Happily, my new course on “Crafting the Story of Your Family: For Writers and Non-Writers Alike” at The Writing Salon has begun and I am reminded of what the New York City Library has listed as one of their “20 Reasons You Should Write Your Family History”: the historical and literary record needs more material from previously underrepresented people – women, people of color, the poor and working-class, the disabled. In short, if you think the historical record is too filled with privileged white men, get writing.
The Social Advantages of Writing Your Family Story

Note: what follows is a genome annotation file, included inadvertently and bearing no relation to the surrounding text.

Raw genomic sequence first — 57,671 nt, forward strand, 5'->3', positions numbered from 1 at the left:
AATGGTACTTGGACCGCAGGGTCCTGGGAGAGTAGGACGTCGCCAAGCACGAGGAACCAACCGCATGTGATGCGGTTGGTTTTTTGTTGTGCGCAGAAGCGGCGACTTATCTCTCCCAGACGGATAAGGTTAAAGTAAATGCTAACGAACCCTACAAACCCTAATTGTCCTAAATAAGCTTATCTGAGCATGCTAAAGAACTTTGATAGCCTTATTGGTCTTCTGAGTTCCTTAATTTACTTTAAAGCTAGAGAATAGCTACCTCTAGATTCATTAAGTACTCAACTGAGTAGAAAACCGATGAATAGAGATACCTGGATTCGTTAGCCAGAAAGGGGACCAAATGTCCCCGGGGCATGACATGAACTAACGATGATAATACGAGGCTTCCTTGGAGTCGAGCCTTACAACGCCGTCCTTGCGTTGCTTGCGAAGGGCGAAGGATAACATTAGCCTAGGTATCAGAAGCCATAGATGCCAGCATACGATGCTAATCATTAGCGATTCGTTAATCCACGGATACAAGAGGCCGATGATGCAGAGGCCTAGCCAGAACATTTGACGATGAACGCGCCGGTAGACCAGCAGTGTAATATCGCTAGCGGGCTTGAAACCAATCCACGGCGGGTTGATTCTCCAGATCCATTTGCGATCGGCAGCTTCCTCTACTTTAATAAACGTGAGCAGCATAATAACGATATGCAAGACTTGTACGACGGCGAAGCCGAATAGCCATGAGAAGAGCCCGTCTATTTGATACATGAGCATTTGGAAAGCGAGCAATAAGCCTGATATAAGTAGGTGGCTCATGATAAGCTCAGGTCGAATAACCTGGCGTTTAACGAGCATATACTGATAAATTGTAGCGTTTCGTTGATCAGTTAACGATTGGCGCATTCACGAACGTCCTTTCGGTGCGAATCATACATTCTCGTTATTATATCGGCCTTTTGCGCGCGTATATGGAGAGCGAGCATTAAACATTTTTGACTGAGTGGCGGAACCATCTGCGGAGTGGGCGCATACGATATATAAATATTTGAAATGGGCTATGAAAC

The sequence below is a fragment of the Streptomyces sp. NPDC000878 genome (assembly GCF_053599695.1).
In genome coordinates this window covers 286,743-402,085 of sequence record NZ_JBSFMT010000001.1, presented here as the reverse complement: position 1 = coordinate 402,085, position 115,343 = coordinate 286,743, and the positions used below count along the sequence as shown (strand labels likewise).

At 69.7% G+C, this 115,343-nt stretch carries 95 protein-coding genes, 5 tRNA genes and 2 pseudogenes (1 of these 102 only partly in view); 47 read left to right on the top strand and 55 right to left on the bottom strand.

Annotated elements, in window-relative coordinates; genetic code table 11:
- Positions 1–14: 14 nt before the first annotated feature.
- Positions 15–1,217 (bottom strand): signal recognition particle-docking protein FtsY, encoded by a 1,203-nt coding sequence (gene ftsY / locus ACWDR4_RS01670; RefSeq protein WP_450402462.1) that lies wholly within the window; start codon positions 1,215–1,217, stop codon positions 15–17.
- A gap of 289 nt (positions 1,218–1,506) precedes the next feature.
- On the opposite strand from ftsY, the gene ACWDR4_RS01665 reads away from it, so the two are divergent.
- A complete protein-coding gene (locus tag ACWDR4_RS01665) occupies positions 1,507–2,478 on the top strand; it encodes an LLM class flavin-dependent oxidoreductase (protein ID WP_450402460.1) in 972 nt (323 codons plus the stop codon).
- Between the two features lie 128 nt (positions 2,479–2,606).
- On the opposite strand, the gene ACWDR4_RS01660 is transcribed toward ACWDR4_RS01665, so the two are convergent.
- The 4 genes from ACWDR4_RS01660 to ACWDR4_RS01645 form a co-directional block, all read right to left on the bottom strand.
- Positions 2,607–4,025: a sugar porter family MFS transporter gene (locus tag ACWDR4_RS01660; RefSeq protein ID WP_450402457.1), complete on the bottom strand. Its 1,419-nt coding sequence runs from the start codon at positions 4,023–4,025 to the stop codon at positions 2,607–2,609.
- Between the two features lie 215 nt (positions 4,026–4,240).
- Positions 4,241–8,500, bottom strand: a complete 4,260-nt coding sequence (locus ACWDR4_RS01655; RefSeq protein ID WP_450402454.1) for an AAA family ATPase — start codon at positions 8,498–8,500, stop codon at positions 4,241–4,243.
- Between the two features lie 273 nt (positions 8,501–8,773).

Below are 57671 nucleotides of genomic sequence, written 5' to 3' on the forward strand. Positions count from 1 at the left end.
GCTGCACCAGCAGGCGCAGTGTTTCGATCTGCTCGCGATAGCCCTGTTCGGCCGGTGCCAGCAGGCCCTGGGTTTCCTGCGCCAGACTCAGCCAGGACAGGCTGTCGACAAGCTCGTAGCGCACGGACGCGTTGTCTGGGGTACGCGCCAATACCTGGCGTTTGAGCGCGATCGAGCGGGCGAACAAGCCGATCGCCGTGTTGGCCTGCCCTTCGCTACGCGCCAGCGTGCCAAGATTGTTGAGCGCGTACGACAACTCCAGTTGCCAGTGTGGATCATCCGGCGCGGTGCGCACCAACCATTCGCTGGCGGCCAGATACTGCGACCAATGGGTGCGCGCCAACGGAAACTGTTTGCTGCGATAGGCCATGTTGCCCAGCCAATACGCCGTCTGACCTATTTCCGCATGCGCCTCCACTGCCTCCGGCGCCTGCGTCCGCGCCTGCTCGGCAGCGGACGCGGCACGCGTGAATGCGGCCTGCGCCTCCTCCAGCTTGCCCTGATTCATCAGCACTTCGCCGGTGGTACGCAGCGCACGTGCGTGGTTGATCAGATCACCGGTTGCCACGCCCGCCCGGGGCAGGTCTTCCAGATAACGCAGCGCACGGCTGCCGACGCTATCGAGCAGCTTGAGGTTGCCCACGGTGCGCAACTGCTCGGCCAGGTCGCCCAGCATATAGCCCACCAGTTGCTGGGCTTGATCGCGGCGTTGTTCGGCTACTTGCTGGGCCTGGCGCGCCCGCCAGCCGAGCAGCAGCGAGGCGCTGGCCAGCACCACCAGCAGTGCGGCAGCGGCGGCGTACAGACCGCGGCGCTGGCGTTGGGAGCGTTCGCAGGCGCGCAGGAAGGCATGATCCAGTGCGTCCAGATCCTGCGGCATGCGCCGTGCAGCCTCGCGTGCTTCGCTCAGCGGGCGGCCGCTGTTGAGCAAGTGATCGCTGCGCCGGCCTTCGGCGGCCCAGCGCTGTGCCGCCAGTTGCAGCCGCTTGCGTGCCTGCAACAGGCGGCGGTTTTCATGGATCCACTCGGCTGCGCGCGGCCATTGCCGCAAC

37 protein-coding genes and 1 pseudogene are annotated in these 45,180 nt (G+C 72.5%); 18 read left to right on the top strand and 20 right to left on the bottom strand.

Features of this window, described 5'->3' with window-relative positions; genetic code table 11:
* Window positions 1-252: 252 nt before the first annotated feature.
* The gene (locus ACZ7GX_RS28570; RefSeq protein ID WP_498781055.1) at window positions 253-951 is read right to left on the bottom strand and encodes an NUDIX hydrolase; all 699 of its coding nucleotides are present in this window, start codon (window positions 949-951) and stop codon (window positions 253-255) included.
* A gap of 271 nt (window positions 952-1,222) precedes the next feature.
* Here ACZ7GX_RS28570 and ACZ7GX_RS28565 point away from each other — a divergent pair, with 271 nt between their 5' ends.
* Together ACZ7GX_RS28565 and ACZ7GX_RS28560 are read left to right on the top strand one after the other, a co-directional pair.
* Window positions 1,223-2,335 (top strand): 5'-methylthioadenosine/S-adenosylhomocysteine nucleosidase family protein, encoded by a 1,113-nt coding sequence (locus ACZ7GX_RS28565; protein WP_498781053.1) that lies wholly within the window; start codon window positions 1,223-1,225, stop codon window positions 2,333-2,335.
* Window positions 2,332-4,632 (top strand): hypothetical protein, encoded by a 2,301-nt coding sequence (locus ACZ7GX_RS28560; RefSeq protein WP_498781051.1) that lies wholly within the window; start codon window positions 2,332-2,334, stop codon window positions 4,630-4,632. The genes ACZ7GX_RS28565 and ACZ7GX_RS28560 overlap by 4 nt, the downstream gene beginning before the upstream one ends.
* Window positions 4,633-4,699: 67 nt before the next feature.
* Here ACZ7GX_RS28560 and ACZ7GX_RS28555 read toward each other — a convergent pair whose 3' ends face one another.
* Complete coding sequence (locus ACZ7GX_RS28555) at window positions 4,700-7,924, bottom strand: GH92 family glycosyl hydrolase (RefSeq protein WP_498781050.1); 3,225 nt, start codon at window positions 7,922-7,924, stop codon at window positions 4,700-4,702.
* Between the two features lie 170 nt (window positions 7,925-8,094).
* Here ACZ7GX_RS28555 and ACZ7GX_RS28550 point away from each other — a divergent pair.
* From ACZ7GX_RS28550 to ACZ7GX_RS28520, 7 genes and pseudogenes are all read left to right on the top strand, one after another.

In this culture filled with megastars, it’s hard to remember that, in fact, you and your ancestors count. “The entire story of mankind has come to us from individual voices from the past,” some say. Family histories and first-person narratives are important historical documents that fuel research, social histories and fiction. They provide the sparkle that enlivens and provides depth to data on birth dates, names of children and day of death.